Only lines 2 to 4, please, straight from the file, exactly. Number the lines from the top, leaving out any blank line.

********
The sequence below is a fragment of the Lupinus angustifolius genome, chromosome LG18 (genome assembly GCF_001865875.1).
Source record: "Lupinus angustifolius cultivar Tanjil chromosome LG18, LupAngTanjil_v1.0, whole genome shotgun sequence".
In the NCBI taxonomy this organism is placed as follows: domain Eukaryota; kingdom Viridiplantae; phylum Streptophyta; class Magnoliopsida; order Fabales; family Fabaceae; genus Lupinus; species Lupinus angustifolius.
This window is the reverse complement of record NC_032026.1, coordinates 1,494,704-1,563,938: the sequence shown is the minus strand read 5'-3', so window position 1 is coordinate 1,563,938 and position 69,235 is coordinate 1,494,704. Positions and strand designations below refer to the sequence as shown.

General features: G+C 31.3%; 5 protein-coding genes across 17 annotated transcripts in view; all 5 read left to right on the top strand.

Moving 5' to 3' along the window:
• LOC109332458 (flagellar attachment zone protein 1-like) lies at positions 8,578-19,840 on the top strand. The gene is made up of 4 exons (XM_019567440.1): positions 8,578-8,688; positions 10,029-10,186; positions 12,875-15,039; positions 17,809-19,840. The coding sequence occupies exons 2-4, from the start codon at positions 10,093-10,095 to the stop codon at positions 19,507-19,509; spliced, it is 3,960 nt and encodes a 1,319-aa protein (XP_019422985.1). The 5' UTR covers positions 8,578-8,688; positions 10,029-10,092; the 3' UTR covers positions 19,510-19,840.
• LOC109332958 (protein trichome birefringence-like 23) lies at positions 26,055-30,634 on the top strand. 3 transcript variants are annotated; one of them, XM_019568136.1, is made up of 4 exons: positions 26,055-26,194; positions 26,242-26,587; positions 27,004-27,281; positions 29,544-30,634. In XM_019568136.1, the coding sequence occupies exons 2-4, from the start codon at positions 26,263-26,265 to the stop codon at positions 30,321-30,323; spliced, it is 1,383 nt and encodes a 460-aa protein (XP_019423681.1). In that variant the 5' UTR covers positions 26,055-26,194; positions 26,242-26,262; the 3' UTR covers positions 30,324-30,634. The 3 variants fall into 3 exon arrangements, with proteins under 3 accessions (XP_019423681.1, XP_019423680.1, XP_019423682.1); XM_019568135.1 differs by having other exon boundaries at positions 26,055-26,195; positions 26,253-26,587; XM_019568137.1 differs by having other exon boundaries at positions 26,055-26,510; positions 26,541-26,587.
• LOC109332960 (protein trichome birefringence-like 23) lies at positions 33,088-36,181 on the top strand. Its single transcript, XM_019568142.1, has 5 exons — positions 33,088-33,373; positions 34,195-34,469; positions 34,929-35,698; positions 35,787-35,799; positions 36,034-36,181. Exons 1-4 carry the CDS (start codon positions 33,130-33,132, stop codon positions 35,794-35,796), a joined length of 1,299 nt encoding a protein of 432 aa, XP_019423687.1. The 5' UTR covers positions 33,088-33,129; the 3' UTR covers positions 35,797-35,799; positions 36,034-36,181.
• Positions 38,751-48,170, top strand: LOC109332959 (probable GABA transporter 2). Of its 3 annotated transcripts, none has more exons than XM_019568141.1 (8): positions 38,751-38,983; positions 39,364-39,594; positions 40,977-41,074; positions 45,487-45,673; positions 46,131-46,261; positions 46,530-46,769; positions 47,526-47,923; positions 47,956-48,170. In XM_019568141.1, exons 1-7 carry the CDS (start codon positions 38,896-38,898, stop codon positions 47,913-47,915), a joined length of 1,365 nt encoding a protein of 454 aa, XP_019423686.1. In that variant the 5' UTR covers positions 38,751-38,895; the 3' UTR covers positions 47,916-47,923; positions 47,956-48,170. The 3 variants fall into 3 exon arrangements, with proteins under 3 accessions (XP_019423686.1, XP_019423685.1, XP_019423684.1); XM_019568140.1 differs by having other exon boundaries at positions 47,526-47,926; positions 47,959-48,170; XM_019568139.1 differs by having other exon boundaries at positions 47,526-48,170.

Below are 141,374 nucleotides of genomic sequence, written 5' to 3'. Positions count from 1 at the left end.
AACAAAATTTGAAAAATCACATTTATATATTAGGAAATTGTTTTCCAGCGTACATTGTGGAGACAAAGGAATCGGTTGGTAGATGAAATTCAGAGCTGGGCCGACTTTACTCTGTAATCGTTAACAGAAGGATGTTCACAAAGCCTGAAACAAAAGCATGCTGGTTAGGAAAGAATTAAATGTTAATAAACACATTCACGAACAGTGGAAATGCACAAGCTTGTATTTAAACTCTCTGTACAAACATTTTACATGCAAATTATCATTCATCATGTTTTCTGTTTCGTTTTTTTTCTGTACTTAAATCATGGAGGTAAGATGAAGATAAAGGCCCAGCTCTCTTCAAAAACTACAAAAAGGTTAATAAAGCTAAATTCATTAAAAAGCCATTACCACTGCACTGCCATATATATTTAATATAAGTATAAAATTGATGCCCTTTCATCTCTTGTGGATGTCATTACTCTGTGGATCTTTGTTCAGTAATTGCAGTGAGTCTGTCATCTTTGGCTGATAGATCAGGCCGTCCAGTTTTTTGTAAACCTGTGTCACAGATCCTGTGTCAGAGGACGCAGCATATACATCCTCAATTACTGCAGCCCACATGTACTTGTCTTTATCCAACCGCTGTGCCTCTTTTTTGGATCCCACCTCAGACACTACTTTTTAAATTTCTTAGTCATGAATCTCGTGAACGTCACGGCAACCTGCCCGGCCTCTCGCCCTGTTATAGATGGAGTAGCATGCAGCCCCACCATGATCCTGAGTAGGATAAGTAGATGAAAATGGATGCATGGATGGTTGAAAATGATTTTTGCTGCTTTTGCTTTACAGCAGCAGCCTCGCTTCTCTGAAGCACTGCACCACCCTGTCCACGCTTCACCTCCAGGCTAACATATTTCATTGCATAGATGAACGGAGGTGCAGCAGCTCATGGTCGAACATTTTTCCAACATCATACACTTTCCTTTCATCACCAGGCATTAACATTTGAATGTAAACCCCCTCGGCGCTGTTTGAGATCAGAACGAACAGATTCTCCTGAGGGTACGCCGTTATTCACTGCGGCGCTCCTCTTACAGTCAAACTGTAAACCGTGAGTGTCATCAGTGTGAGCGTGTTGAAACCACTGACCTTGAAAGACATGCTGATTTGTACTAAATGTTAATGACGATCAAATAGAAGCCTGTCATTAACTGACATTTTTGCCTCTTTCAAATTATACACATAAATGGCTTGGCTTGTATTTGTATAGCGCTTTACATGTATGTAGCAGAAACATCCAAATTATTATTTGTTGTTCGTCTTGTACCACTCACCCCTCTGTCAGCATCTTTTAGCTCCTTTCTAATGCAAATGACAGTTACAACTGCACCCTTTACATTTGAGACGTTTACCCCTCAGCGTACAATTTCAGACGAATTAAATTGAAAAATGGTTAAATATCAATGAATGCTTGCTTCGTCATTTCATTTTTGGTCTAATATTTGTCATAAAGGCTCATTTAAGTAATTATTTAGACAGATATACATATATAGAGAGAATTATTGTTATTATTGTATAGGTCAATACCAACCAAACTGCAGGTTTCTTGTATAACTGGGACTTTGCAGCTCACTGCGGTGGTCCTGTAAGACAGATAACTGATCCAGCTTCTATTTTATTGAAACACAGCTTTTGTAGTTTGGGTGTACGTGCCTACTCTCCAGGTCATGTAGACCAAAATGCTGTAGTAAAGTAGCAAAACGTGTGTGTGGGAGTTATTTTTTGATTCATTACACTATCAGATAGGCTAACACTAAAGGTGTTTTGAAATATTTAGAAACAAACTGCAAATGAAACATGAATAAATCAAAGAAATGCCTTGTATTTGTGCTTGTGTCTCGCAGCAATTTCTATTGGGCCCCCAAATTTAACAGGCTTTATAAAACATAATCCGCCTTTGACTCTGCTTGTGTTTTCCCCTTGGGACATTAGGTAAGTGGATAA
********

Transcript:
Source record: "Lupinus angustifolius cultivar Tanjil chromosome LG18, LupAngTanjil_v1.0, whole genome shotgun sequence".
In the NCBI taxonomy this organism is placed as follows: domain Eukaryota; kingdom Viridiplantae; phylum Streptophyta; class Magnoliopsida; order Fabales; family Fabaceae; genus Lupinus; species Lupinus angustifolius.
This window is the reverse complement of record NC_032026.1, coordinates 1,494,704-1,563,938: the sequence shown is the minus strand read 5'-3', so window position 1 is coordinate 1,563,938 and position 69,235 is coordinate 1,494,704. Positions and strand designations below refer to the sequence as shown.